WiFi to entertain you while you wait for the imagery we cycle through short random loop of our corporate
sponsor's so you can appreciate who is providing the funding to bring you this capability. As soon as the
image loop has been downloaded we begin to show it typically 5-15 seconds over WiFi or 3G but it could
be much longer during periods of heavy load or less than 3G connectivity. We provide an approximate
countdown timer that is based on 3G or WiFi connectivity.

Using Where's It Cloudy

Usage is simple when the application is started you can choose either a Location or a View ultimately
you may want to do both. Location is most important as by default the View will be the Visible channel
with minimal overlay annotation.

Press menu and select "Location" to bring up the location selection box. You have three options to
select the location that will be the center of the image. The first is to simply choose your current location
by pressing "Use Current Location". The next option is to pick a state and city. The last option is to
select or enter a latitude and longitude.

Note that if you pick a location not covered by satellite imagery you will not get any images. Typically
latitudes between 20-60 degrees North and longitudes between 60-120 degrees West will produce

The final element to select is the altitude you are viewing the Earth from. If you want to see most of the
hemisphere pick 5000 miles, if you want to see most of the country pick 2000 miles, if you want to see
your region of the country pick 500 miles, and if you want to see your area in great detail choose 100-200

To select a View of the same location and altitude select "View" from the menu. You can then select the
image channel or type, the colorization and enhancement, and a number of annotations that can alter or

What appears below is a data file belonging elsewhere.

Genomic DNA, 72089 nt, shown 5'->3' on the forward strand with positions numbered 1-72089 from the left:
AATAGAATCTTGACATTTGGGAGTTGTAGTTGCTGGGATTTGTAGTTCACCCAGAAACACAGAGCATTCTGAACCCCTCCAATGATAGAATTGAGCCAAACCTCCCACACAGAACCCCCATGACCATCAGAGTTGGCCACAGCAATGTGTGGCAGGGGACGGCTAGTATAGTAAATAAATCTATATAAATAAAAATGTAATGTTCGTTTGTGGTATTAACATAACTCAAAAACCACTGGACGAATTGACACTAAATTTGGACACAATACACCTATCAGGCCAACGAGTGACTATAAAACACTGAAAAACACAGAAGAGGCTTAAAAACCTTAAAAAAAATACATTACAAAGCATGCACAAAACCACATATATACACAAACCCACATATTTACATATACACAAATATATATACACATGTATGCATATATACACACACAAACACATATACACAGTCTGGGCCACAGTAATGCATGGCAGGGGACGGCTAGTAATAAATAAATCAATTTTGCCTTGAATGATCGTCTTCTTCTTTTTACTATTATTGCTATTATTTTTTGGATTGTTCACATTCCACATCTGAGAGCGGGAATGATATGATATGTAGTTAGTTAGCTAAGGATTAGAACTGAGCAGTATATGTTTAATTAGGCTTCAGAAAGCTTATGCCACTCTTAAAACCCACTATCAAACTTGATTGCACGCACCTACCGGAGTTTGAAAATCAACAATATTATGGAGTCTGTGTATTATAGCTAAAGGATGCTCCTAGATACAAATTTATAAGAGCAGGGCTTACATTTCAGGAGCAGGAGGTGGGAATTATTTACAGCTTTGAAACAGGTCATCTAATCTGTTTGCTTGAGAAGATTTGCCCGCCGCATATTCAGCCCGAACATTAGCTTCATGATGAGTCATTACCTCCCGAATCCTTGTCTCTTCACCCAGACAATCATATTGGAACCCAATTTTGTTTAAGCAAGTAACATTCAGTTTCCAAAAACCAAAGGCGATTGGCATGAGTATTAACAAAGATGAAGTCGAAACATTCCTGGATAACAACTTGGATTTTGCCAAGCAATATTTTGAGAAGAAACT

appear on top of the satellite image. The two image types you can select between are
Visible and Infrared the meaning and differences of which have been discussed above. For each type you
can choose an enhancement for visible there are only two one of which shows it as the satellite sees it
and one which brightens clouds and enhances land detail. For the Infrared channel there are a number of
enhancements that use a different color palette to represent the temperatures.

You can select a number of images to have in your loop or time lapse animation. More images can give a
better idea of storm development and movement but will take longer to load. Users who donate can select
to have up to 30 images in their loop. You may not always get the number you select if some of the most
recent images do not meet the criteria an example is selecting Visible imagery just after dark.

The annotation options are selected by checking the desired annotations as follows:

City Mode- Major and some minor cities can be displayed by selecting the appropriate city mode each
step is progressive so Minor + Label shows major and minor cities with labels. The labels are a two letter
code we choose that should make the city obvious to people who know the area. These same cities are
available in the location selection so in case you are wondering what lat/lon we call the "city center"
select it in the location dialog.

Tru Sat Image - When checked shows the True satellite image enhanced as selected versus only
showing the clouds with a rendered underlay. This can be used to show land detail in the Visible channel
and relative surface temperatures in the Infrared channel.

Calibration Key - When Checked includes a key in the upper left corner of the display that allows you to
correlate shades or colors to temperatures in degrees Celsius for those not Met savy get you conversion
chart out. The calibration key is most effectively used by rotating your phone into landscape mode.

Range Rings - When checked displays a series of three rings surrounding the selected center location.
If the altitude is 500 miles or less these range rings show 25, 50, and 75 miles. If the altitude is greater
than 500 miles then the range rings show 100, 200, and 300 miles from the center.

City Rings - When checked every city that is displayed as a red dot will have two range rings
surrounding it that are 10 miles and 25 miles away from the city.

Borders - This is checked by default and displays geographic and political borders down to the state
level. If you uncheck this the borders are not shown. This is seldom done except for artistic purposes.

Weather Satellite Systems
In Support of Operational Meteorology and Education